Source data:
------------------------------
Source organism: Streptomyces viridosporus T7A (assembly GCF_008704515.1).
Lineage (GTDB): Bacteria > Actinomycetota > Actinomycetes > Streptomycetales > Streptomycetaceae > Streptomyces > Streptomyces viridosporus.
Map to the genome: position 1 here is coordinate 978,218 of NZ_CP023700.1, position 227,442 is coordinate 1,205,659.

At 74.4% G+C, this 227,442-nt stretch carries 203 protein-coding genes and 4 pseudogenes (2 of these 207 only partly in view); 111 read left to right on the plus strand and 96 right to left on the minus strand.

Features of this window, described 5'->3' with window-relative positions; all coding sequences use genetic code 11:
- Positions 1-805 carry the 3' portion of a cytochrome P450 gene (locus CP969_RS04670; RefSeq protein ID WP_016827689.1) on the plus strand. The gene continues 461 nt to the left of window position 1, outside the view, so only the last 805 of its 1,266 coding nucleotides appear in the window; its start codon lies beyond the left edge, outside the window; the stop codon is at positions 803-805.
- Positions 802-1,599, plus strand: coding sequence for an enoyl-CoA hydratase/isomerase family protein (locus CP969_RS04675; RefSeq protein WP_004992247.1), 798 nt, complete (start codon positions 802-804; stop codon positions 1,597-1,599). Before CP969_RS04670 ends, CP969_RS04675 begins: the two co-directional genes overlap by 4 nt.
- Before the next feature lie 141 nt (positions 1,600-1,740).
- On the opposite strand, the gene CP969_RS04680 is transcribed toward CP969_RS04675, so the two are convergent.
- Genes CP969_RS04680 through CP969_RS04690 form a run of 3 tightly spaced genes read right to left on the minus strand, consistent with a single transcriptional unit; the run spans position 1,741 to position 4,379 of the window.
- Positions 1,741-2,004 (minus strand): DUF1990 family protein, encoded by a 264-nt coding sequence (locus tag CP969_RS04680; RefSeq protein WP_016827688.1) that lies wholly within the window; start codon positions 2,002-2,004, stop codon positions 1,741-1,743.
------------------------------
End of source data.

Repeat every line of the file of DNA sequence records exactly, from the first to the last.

Source organism: Streptomyces viridosporus T7A (assembly GCF_008704515.1).
Lineage (GTDB): Bacteria > Actinomycetota > Actinomycetes > Streptomycetales > Streptomycetaceae > Streptomyces > Streptomyces viridosporus.
Map to the genome: position 1 here is coordinate 978,218 of NZ_CP023700.1, position 227,442 is coordinate 1,205,659.

At 74.4% G+C, this 227,442-nt stretch carries 203 protein-coding genes and 4 pseudogenes (2 of these 207 only partly in view); 111 read left to right on the plus strand and 96 right to left on the minus strand.

Features of this window, described 5'->3' with window-relative positions; all coding sequences use genetic code 11:
- Positions 1-805 carry the 3' portion of a cytochrome P450 gene (locus CP969_RS04670; RefSeq protein ID WP_016827689.1) on the plus strand. The gene continues 461 nt to the left of window position 1, outside the view, so only the last 805 of its 1,266 coding nucleotides appear in the window; its start codon lies beyond the left edge, outside the window; the stop codon is at positions 803-805.
- Positions 802-1,599, plus strand: coding sequence for an enoyl-CoA hydratase/isomerase family protein (locus CP969_RS04675; RefSeq protein WP_004992247.1), 798 nt, complete (start codon positions 802-804; stop codon positions 1,597-1,599). Before CP969_RS04670 ends, CP969_RS04675 begins: the two co-directional genes overlap by 4 nt.
- Before the next feature lie 141 nt (positions 1,600-1,740).
- On the opposite strand, the gene CP969_RS04680 is transcribed toward CP969_RS04675, so the two are convergent.
- Genes CP969_RS04680 through CP969_RS04690 form a run of 3 tightly spaced genes read right to left on the minus strand, consistent with a single transcriptional unit; the run spans position 1,741 to position 4,379 of the window.
- Positions 1,741-2,004 (minus strand): DUF1990 family protein, encoded by a 264-nt coding sequence (locus tag CP969_RS04680; RefSeq protein WP_016827688.1) that lies wholly within the window; start codon positions 2,002-2,004, stop codon positions 1,741-1,743.